Provided by Texas Tech University
Sandy returned to hurricane strength Saturday as it churned toward the U.S. northeast coast where it threatens to become one of the worst storms in decades. The storm, dubbed "Frankenstorm" by some weather watchers, would combine elements of a tropical cyclone, and a winter storm and is forecast to reach the U.S. coast close to Halloween.
The Texas Tech University Hurricane Research Team currently is en route, ready to brave the storm and deploy StickNet probes to gather data.
John Schroeder, professor of atmospheric science, is a charter member and director of the team. He is an expert on how hurricanes interact with man's built environment at landfall and has been actively intercepting hurricanes since 1998.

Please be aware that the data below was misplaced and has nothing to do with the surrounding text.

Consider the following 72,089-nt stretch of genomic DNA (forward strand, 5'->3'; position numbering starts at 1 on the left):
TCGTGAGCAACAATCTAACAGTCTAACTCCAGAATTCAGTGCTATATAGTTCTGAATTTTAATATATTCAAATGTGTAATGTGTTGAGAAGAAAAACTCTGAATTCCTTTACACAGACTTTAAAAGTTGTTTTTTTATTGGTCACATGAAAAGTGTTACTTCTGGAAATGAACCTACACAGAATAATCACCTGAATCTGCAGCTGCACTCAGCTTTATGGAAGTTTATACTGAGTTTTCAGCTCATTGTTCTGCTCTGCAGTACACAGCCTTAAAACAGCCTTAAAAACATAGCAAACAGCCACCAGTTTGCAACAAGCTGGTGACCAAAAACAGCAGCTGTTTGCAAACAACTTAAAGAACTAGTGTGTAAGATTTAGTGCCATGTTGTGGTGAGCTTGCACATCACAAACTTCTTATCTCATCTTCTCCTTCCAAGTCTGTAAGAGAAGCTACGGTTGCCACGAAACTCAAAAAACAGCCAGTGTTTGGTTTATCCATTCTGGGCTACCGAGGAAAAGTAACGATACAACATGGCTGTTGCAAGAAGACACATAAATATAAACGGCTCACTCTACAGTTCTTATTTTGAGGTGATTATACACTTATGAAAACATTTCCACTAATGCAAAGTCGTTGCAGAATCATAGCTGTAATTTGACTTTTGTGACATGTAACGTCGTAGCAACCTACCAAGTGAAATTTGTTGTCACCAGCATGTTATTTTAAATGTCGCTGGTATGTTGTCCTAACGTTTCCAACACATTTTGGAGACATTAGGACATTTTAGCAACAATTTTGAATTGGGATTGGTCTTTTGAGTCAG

"Our hurricane research team is dedicated to mitigating the effects of land-falling hurricanes on life and property," Schroeder said. "To that end, we deploy instrumented towers that gather high-resolution storm data at a time when most conventional observation systems fail."
Schroeder explained that once the instruments are set, team members head for safety until the storm passes.
"We try to place everything and get out of the way before the wind gets much above tropical storm force (39 mph)," he said. "Any later, and things start falling, like tree branches, power lines and other debris, which increases the danger and limits the team's mobility."